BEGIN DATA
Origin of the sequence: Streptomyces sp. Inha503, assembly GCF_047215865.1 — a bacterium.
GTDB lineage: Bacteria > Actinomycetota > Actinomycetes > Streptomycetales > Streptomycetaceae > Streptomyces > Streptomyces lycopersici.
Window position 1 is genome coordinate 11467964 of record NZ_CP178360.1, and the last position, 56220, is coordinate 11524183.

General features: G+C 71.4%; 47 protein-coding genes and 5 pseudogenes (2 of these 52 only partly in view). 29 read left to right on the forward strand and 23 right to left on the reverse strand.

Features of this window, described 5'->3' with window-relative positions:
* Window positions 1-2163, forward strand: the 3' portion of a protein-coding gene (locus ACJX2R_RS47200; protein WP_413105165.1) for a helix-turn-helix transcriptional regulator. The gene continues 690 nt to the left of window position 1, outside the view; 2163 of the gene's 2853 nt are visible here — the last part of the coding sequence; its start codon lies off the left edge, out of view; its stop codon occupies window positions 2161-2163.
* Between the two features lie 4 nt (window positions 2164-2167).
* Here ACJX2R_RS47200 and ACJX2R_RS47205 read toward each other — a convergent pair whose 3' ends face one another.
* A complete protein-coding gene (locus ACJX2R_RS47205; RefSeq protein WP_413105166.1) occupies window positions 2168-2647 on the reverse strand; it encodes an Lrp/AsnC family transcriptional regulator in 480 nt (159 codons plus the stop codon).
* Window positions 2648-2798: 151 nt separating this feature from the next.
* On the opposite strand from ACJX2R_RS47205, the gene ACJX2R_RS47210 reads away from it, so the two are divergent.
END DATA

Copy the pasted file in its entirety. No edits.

Origin of the sequence: Streptomyces sp. Inha503, assembly GCF_047215865.1 — a bacterium.
GTDB lineage: Bacteria > Actinomycetota > Actinomycetes > Streptomycetales > Streptomycetaceae > Streptomyces > Streptomyces lycopersici.
Window position 1 is genome coordinate 11467964 of record NZ_CP178360.1, and the last position, 56220, is coordinate 11524183.

General features: G+C 71.4%; 47 protein-coding genes and 5 pseudogenes (2 of these 52 only partly in view). 29 read left to right on the forward strand and 23 right to left on the reverse strand.

Features of this window, described 5'->3' with window-relative positions:
* Window positions 1-2163, forward strand: the 3' portion of a protein-coding gene (locus ACJX2R_RS47200; protein WP_413105165.1) for a helix-turn-helix transcriptional regulator. The gene continues 690 nt to the left of window position 1, outside the view; 2163 of the gene's 2853 nt are visible here — the last part of the coding sequence; its start codon lies off the left edge, out of view; its stop codon occupies window positions 2161-2163.
* Between the two features lie 4 nt (window positions 2164-2167).
* Here ACJX2R_RS47200 and ACJX2R_RS47205 read toward each other — a convergent pair whose 3' ends face one another.
* A complete protein-coding gene (locus ACJX2R_RS47205; RefSeq protein WP_413105166.1) occupies window positions 2168-2647 on the reverse strand; it encodes an Lrp/AsnC family transcriptional regulator in 480 nt (159 codons plus the stop codon).
* Window positions 2648-2798: 151 nt separating this feature from the next.
* On the opposite strand from ACJX2R_RS47205, the gene ACJX2R_RS47210 reads away from it, so the two are divergent.